REVIEW: A Rogue of One’s Own by Evie Dunmore
A lady must have money and an army of her own if she is to win a revolution—but first, she must pit her wits against the wiles of an irresistible rogue bent on wrecking her plans…and her heart.
Lady Lucie is fuming. She and her band of Oxford suffragists have finally scraped together enough capital to control one of London’s major publishing houses, with one purpose: to use it in a coup against Parliament. But who could have predicted that the one person standing between her and success is her old nemesis and London’s undisputed lord of sin, Lord Ballentine? Or that he would be willing to hand over the reins for an outrageous price—a night in her bed.
Lucie tempts Tristan like no other woman, burning him up with her fierceness and determination every time they clash. But as their battle of wills and words fans the flames of long-smoldering devotion, the silver-tongued seducer runs the risk of becoming caught in his own snare.
As Lucie tries to out-maneuver Tristan in the boardroom and the bedchamber, she soon discovers there’s truth in what the poets say: all is fair in love and war…
I loved everything about this book—starting with the cover. Very stylish and cool. I like the suggestion of faces, the way the figures are arranged and the little cat (cats play an important part in the story!). I adored this book, and was honestly surprised to do so since I couldn’t even finish the first book in the series. The series A League of Extraordinary Women, follows the lives and romantic tribulations of a group of suffragettes in Victorian England. Thus far, there are three books in the series, Bringing Down the Duke, A Rogue of One’s Own, and Portrait of a Scotsman. I honestly didn’t finish the first book—I found the hero to be too cold, and the heroine wasn’t compelling. I wanted to love it, because the writing was so good and the premise appealing and I loved the opening scene, but alas I gave up at the halfway point. I was surprised then to find myself completely immersed in this book. I read it in one night, staying up until 2 am to finish! And since then, I have re-read it twice, and both times it was riveting.
The plot centers around Lady Lucie, an avowed suffragette, who plots to acquire a publishing house with her group of friends, in order to disseminate feminist messages and to oppose
unjust Parliamentary laws, in particular the Married Women’s Property Act unjust laws against women and amend the Married Women’s Property Act. There are of course many obstacles in her way—and at the start of the book, Lord Ballantine, an old nemesis of hers appears as one. The book is balanced around the tension between them—is he a good guy helping the cause, or a bad guy obstructing it? How will Lucie win against so many odds? And how has the fight for justice for women shaped who Lucie is? How can love flourish in a society in which women and men are placed in such unequal positions of power? The author herself writing about the premise notes– ” I wondered how a woman like Lucie who had her eyes open would fall in love under such circumstances (of oppression and injustice). What would make her say ” I do” to effectively being owned?” This is the heart of the book–Lucie not only has to fall in love, she has to also trust. And the man she ends up choosing, accepts her vulnerability and celebrates her strength.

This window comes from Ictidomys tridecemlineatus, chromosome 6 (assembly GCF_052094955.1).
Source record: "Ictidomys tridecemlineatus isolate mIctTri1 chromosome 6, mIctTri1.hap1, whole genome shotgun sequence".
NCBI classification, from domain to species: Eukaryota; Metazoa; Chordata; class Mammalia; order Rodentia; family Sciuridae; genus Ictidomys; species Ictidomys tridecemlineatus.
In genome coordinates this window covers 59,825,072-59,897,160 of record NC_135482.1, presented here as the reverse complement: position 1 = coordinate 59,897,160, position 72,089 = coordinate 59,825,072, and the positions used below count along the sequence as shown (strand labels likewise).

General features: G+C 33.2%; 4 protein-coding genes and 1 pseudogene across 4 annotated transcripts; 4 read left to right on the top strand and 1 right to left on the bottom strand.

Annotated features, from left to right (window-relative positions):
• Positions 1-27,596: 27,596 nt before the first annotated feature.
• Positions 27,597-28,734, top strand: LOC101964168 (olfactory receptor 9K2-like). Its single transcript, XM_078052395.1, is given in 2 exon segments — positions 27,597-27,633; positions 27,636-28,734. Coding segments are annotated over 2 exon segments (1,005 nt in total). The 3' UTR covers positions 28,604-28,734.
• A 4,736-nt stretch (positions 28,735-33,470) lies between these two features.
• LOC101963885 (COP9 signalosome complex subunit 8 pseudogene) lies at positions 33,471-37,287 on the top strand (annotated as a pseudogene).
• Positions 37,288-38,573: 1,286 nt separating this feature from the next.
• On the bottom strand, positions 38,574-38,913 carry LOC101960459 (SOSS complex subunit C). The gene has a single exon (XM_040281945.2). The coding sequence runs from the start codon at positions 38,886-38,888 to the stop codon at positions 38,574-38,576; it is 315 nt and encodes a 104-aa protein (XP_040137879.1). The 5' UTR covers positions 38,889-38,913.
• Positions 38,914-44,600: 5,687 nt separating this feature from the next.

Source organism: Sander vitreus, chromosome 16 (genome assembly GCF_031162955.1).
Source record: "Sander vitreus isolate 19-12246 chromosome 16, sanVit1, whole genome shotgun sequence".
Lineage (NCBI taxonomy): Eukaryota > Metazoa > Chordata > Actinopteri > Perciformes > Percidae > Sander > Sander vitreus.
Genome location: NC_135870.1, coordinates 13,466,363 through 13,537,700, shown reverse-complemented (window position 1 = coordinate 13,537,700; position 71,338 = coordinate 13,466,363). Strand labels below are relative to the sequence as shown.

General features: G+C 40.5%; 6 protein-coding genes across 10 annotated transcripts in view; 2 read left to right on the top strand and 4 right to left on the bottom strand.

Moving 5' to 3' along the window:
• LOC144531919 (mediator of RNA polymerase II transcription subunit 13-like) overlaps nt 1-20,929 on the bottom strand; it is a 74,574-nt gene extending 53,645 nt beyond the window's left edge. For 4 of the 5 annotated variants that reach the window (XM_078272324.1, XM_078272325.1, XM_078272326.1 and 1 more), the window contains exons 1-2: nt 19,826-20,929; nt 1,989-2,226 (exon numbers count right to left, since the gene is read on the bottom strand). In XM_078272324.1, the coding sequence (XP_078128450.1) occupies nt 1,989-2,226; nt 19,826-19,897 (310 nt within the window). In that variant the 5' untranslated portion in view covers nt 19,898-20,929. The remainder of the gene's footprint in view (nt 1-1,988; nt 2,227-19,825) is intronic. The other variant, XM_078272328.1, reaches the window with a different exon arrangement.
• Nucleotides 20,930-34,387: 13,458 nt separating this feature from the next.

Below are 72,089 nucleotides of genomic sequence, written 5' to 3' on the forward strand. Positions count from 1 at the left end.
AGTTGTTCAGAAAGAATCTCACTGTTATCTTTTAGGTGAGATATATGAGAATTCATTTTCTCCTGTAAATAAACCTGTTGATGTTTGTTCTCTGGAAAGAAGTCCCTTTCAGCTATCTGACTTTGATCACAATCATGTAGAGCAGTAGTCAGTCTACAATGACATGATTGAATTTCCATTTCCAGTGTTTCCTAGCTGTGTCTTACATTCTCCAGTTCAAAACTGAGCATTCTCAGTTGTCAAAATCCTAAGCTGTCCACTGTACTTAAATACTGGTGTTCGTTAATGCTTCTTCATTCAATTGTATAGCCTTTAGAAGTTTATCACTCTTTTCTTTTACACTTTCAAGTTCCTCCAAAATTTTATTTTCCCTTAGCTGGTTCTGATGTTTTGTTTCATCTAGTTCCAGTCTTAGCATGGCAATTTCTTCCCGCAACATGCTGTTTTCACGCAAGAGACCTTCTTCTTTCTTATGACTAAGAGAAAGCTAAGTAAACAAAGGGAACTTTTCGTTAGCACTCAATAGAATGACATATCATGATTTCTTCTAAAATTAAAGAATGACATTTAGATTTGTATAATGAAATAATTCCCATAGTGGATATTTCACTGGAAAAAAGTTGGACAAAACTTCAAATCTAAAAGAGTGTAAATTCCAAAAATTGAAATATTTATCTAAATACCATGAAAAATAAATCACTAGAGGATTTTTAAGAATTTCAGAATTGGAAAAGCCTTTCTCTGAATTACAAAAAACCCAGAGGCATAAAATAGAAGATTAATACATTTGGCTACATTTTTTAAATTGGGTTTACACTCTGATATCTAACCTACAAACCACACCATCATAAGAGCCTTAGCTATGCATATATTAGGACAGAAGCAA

One of the glorious things about the book is the way that Dunmore shows women using their cleverness and their strength and their community to subvert society. The story is as much about Lucie’s inner life—her growth as a person, her challenges as a political activist, her trauma as a woman, and her hopefulness and desires, as it is about political machinations or falling in love. She really felt like a fully realized person to me, someone I would know in real life and not an idealized heroine or a damsel in distress or a one dimensional character. She had depth and that really drew me to her.
Oh Lucy how do I love thee? Let me count the ways. You are one of my favorite heroines—right up there with from Nell from Meredith Duran’s A Lady’s Lesson in Scandal, Beatrix from Lisa Kleypas Love in the Afternoon, and Maddie from Laura Kinsale’s Flowers from the Storm, and Anna from Patricia Brigg’s Alpha and Omega. Her braveness is one of the chief qualities I loved best—and she lives by her ideals, even though that means estrangement and loneliness and material hardship. She’s not a martyr however, or insufferably righteous—Dumore shows us her vulnerability, her insecurity, her doubt and turmoil. Lucie leaves home at 16, after one too many fights with her family about her political beliefs, and thanks to a small annuity/inheritance from an aunt, she is able to devote herself to her work. I appreciated how political beliefs and activism were shown as work—for Lucie it means writing and answering letters, meeting with people, lobbying members of parliament and numerous other tasks. Lucie isn’t just working for the cause, she is a leader in it. The beauty of the romance comes in how Ballantine sees Lucie—he finds value in her passionate idealism, and in her bravery and strength. He loves how she looks but also who she is inside. They appear unlike at first–she an outcast spinster and suffragette, and he a popular rogue and war hero. But the beauty of the story unfolds in how alike they actually are–both have a passionate intensity, both are devoted and loyal, both are rebels, both are not what they appear.